12 Business Writing Tips for Marketers At All Levels

The biggest challenge for many marketers is how to turn their ideas into words correctly and effectively. In this article, we will familiarize you with common rules and grammars that you can use.

1. Avoid long sentence
Many writers often think that long sentence is impressive and nice to read. Unfortunately, a long sentence is error-prone and leads to ambiguity and vagueness. Then, you should try to start with a simple sentence like "John plays basketball." rather than "John plays basketball and he is good at it but he is unable to play in the school league because he was sick from last night's party."

2. Cut down on fancy words
Another misconception about writing is that the use of highfalutin words or fancy words is impressive. It is more understandable to use the sentence "The weather is quite stormy," rather than "The weather is super blustery."

3. Say no to fragments
Sometimes, people do not notice that their statements do not elicit complete idea like the previous statement. This is called fragments, and it is quite inappropriate to use. "Because they are lazy" is too short, "The students do not pass the exam because they are lazy." is more appropriate.

4. Avoid contractions
In formal writing, writers should not use word contractions like "don't", "it's" or "they're". Instead, use "do not", "it is" or "they are" for more formal writing.

5. Be consistent with enumeration
If you want to mention someone or something one by one (enumeration), make sure that you follow the parallel construction. For example, "Nathan is cute, handsome and intelligent." All of the characteristics of Nathan are enumerated in a form of adjective. This is more appropriate than "Nathan is cute, handsome and is full of intelligence."

6. Don't ignore verb-tense consistency
"Rico performs in the celebration yesterday and he is so good at singing." Your readers might not notice the error in your sentence. But, the inconsistency in your verb usage will lead to confusion about when Rico did perform actually. Because you said that the action happened yesterday, but you use the verbs in present tense. You should be reminded that the verb you use should align with the time you indicate in the sentence. In this case, when the time is "yesterday", the sentence should be "Rico performed in the celebration yesterday and he was so good at singing."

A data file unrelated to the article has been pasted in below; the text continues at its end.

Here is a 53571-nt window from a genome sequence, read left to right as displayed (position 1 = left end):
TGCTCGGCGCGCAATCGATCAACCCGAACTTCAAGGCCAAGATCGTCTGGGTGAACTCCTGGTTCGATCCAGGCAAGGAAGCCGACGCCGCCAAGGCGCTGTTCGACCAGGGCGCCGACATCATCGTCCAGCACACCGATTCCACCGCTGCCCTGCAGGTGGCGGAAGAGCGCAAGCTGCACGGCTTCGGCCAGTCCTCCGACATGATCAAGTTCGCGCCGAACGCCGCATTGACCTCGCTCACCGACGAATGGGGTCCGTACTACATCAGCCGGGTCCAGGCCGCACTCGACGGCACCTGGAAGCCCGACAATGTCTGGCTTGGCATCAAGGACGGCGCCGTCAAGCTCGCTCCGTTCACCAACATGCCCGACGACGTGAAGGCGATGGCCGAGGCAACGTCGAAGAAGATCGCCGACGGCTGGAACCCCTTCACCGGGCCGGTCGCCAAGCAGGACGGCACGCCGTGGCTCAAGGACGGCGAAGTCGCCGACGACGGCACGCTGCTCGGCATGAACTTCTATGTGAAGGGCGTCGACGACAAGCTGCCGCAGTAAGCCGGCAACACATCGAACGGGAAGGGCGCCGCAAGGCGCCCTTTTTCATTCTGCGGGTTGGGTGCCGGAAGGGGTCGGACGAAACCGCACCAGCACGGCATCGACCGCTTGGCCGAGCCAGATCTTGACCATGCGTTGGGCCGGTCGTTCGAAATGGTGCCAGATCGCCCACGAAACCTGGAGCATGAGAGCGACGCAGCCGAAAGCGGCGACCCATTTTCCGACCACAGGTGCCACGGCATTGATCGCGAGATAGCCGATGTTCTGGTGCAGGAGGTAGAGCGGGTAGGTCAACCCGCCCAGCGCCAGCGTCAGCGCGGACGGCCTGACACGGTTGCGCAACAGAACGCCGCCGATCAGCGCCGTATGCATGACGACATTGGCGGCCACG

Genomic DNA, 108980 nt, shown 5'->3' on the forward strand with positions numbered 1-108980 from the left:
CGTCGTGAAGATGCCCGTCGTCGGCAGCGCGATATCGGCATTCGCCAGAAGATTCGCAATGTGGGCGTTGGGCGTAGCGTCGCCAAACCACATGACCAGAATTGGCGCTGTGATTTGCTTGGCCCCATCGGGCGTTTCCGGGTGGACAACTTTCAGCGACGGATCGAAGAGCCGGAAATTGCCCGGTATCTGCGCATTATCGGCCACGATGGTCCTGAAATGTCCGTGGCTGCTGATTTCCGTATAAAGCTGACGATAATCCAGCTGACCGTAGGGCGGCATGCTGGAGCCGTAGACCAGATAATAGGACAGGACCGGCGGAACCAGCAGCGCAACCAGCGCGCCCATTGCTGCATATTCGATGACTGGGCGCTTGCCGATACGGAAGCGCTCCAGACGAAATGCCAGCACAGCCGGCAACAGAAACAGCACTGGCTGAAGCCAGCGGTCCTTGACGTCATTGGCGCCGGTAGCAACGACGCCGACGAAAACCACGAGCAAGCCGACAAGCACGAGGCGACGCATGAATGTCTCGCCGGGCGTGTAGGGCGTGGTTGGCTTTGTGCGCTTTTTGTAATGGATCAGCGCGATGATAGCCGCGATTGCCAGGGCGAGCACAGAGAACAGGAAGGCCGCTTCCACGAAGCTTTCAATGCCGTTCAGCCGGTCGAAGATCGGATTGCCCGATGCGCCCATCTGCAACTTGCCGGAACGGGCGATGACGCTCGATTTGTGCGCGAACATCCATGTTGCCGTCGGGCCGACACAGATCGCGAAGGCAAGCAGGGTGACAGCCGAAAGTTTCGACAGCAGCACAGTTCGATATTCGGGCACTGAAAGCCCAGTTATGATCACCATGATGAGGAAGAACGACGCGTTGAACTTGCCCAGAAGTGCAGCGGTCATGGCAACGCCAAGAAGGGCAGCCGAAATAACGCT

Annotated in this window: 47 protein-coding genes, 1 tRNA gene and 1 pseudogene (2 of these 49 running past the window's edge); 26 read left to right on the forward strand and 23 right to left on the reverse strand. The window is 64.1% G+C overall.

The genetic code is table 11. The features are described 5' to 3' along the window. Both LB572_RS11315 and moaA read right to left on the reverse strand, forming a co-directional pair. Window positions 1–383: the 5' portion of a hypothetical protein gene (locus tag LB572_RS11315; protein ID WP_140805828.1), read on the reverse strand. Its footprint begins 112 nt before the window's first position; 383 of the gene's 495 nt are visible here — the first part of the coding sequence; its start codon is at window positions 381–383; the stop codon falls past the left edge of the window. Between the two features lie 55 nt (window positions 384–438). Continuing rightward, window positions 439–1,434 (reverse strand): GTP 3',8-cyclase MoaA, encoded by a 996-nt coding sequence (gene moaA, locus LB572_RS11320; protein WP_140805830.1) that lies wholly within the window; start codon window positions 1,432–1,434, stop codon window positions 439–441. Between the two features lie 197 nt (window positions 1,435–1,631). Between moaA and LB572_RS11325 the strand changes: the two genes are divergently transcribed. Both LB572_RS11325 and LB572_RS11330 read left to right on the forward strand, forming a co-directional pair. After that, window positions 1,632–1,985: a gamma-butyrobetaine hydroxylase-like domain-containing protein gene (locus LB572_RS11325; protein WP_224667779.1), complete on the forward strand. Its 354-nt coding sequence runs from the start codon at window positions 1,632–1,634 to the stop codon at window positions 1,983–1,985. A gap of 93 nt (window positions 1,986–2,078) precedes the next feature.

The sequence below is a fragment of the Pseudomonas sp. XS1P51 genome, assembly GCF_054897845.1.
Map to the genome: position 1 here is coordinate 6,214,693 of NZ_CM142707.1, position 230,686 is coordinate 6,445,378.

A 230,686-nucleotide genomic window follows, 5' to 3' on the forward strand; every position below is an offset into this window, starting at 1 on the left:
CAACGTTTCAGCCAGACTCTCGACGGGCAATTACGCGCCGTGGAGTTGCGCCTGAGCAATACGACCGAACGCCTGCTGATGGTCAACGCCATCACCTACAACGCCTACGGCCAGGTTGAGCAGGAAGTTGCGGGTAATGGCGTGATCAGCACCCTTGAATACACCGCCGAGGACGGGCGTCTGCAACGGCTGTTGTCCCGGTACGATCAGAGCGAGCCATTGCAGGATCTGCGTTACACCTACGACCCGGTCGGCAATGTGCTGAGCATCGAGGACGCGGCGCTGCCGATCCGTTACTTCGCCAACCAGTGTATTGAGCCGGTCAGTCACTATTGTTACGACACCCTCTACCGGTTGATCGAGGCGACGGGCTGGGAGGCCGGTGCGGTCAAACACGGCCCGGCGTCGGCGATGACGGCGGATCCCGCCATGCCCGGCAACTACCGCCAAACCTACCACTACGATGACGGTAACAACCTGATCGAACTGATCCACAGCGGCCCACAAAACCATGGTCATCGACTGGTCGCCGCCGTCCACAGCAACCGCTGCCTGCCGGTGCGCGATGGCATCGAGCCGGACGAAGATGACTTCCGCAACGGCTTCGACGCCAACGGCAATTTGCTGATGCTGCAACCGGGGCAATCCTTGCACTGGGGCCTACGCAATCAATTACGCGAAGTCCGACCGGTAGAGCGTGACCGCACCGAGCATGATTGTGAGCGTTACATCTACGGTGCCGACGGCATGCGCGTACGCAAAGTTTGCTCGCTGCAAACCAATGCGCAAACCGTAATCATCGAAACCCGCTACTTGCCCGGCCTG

7. Read your organization's brand book
More established organizations would have a brand book that you can follow – this will include fonts, logos, presentation decks and even email signatures that you will use for official correspondence.

A brand book will also contain the tone of voice and style of writing a company requires of you.

8. Know your audience
The way you draft communications should depend on your audience. Higher level executives tend to have less time and more to understand, so it is always better to be formal, concise and straight-to-the-point. Conversely, teammates working with you will be interested in the details of a project.

9. Remember parallelism
An often-neglected aspect of writing emails and reports is parallelism. This means that statements the same parts of speech and patterns.

If you were to make a summary of a presentation in bullet points, a parallel structure will be:

- John handles production
- Shane handles negotiation with suppliers

When preparing reports or emails, always take caution to use a parallel structure so you can be easily understood.

10. Be consistent with the point of view
Points of view can either be in the first person (I or We), second person (You), or third person (They).

When writing, it is important to be consistent both in the use of point of view. When talking about a team endeavor, it is advisable to use "We" or "Us". When taking accountability or expressing ownership of a project, "I" can be used.

11. Use active instead of passive voice
In the business setting, people tend to be goal and results oriented. Using the active voice will signify ownership especially when formalized in a document. A sample minutes-of-the-meeting will look something like,

Mark will handle the delivery, rather than, Delivery is c/o Mark

12. Explain jargon and acronym
When preparing reports or presentation, it is good to assume that your readers might not have the same level understanding of a subject matter as you. It is advisable to spell out acronyms that first time you use them. For official documents, you may opt to add a section on Definition of Terms.